Meals: Breakfast, lunch and dinner

4

Day 4: Templeton's Crossing - Kagi (approx. 7 hours)

After breakfast, we leave Templeton’s Crossing and head to Kagi where we’ll camp tonight. The trek takes us past Dump1, the second crossing of the Eora Creek where the Australians fought a battle during their withdrawal early in the campaign. Templeton’s Crossing is named after Captain Sam Templeton, Officer Commanding of B Company of the 39th Battalion, AMF, a veteran of World War I, and fatherly-figure to the young and inexperienced soldiers in the Australian militia. From the dump, we trek up the muddy precipitous slopes to Kokoda Gap (also known as the “Gap”), which rises above the blanket of clouds over the mountain ranges on a cloudy day, and Mt Bellamy, the highest point along trail at 2190 m above sea level. From the highest point on the trail, we head down and past 1900 Campsite before reaching Myola track junction. The section of the trail between the Gap is mossy and heavily wooded with giant trees and huge pandanus. It was along this section of the trail that the advancing Australians encountered their first resistance from the retreating Japanese later in the campaign. From here, we head down to Kagi Gap which has a beautiful panorama of Brigade Hill, and Kagi and Naduri villages before trekking to Kagi village. No fighting took place at Kagi because of the open terrain but it was used a dropping zone for supplies and was the site of the first air strike against the advancing Japanese. We enter the village to a rousing Fuzzy Wuzzy welcome from lovely locals with their war cries and charming village choir before taking a nice cool bath and relaxing in camp.

Meals: Breakfast, lunch and dinner

5

Day 5: Kagi - Menari (approx. 7.5 hours)

Its day 5 and we’re rearing to go so our next destination is Menari village. We leave Kagi and trek past Kagi airstrip and down the precipitous slopes where hordes of Japanese with lanterns were seen coming down by the Australians defending Mission Ridge further south. This is the famous Japanese “Lantern Parade.” After crossing Efogi River, we continue and trek past Efogi 1 and 2 before taking an unrelenting climb to Brigade Hill which takes us past Mission Ridge. The Battle of Brigade Hill was an unmitigated catastrophe and worst disaster faced by the Australians in the entire Kokoda Campaign. Despite courageous efforts to delay the advancing Japanese, it was a battle that resulted in defeat. The Australians were forced to retreat further along the trail. We take a tour of the battle site before continuing along sections of trail some of the Australians withdrew along to Menari. The Australians vacated got to Menari but vacated the immediately for Nauro. Many troops passed through Menari like “Those Ragged Bloody Heroes” of the 39th Battalion, caught on camera by cinematographer Damien Parer, being commended by the Commanding Officer, Lieutenant Colonel Ralph Honner, on parade in the village after weeks of fighting at Kokoda, Deniki, Isurava, and Eora Creek. In camp, we take a bath in a nice creek before having a look around the village and having dinner.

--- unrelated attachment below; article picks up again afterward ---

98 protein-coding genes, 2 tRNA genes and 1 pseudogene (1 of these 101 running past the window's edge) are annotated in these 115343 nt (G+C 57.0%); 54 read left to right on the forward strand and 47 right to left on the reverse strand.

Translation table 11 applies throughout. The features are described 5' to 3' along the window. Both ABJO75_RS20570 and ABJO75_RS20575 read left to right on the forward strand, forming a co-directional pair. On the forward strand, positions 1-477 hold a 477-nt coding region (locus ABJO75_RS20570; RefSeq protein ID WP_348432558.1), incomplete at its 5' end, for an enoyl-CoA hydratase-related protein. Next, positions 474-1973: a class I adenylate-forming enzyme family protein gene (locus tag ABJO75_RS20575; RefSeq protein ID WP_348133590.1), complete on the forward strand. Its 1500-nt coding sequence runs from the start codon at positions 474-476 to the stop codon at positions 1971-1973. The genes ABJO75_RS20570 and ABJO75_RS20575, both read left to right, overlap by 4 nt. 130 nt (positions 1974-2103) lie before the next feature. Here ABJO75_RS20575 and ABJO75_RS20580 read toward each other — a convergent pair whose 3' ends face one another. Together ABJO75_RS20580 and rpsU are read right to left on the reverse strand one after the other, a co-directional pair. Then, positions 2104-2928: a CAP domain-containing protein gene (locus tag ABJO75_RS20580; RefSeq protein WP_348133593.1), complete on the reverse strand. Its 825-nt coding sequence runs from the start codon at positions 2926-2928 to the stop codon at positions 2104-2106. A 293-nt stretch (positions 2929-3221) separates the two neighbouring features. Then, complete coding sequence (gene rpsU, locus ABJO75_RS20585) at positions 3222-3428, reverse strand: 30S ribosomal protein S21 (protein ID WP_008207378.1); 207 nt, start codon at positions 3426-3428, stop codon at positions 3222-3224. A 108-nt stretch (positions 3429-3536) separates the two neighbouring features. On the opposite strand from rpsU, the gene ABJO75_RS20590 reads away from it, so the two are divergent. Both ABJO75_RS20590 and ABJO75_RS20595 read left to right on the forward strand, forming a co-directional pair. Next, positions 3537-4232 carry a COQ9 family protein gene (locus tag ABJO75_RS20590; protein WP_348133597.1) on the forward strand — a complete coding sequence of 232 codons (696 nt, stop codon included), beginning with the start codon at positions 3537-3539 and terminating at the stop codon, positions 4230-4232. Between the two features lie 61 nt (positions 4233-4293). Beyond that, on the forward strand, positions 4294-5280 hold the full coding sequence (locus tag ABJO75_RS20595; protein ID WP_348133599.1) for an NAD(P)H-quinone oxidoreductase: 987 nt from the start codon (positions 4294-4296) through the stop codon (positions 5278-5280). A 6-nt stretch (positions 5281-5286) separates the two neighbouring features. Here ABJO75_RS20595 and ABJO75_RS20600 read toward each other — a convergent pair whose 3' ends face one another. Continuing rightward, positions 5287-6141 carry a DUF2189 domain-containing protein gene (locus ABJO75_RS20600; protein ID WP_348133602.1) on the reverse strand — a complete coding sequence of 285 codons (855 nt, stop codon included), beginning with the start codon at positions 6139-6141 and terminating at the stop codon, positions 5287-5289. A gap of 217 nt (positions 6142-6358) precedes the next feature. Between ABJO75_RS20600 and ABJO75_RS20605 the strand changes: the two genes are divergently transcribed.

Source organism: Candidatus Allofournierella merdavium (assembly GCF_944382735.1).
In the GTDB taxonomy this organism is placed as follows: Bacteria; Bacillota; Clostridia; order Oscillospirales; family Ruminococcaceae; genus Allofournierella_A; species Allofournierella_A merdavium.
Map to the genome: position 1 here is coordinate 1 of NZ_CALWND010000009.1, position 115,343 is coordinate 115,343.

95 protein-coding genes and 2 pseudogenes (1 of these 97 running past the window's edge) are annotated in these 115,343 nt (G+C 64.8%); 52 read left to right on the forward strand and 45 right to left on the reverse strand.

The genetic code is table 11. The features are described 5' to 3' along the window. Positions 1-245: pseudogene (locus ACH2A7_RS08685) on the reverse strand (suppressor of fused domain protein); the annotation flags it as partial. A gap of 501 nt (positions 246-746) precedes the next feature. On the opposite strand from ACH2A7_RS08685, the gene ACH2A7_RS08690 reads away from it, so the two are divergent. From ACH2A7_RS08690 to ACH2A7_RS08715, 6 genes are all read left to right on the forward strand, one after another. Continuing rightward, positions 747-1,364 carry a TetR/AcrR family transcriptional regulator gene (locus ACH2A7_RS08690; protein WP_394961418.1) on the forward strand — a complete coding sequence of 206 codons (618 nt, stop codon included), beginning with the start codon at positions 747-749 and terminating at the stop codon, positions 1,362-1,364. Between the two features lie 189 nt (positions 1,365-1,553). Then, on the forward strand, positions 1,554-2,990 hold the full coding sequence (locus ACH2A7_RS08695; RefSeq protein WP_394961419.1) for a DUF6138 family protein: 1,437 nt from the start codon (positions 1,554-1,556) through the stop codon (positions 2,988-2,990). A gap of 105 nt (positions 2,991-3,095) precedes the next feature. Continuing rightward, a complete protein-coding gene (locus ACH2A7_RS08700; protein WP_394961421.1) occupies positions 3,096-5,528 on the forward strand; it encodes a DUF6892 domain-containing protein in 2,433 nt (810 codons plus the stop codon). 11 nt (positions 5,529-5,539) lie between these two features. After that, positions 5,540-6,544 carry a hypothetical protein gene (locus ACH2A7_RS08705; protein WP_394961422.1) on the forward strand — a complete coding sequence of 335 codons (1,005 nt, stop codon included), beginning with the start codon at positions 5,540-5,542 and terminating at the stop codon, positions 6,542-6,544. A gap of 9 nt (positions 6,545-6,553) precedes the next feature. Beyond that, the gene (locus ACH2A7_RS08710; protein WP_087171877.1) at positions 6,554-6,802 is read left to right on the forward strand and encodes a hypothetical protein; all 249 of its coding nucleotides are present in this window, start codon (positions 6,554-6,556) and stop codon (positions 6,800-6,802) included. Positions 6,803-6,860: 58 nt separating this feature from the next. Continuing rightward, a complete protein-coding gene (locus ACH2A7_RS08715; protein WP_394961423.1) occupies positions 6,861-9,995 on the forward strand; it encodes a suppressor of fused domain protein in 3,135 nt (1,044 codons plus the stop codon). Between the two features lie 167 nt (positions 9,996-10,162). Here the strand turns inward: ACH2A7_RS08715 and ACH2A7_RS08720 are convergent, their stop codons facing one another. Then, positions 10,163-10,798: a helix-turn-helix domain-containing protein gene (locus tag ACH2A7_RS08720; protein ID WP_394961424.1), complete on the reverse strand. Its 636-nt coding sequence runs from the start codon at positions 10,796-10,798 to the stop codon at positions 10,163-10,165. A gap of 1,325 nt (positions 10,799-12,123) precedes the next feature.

Meals: Breakfast, lunch and dinner

6

Day 6: Menari - Nauro (approx. 5 hours)

Its day 5 and we’re rearing to go so our next destination is Menari village. We leave Kagi and trek past Kagi airstrip and down the precipitous slopes where hordes of Japanese with lanterns were seen coming down by the Australians defending Mission Ridge further south. This is the famous Japanese “Lantern Parade.” After crossing Efogi River, we continue and trek past Efogi 1 and 2 before taking an unrelenting climb to Brigade Hill which takes us past Mission Ridge. The Battle of Brigade Hill was an unmitigated catastrophe and worst disaster faced by the Australians in the entire Kokoda Campaign. Despite courageous efforts to delay the advancing Japanese, it was a battle that resulted in defeat. The Australians were forced to retreat further along the trail. We take a tour of the battle site before continuing along sections of trail some of the Australians withdrew along to Menari. The Australians vacated got to Menari but vacated the immediately for Nauro. Many troops passed through Menari like “Those Ragged Bloody Heroes” of the 39th Battalion, caught on camera by cinematographer Damien Parer, being commended by the Commanding Officer, Lieutenant Colonel Ralph Honner, on parade in the village after weeks of fighting at Kokoda, Deniki, Isurava, and Eora Creek. In camp, we take a bath in a nice creek before having a look around the village and having dinner.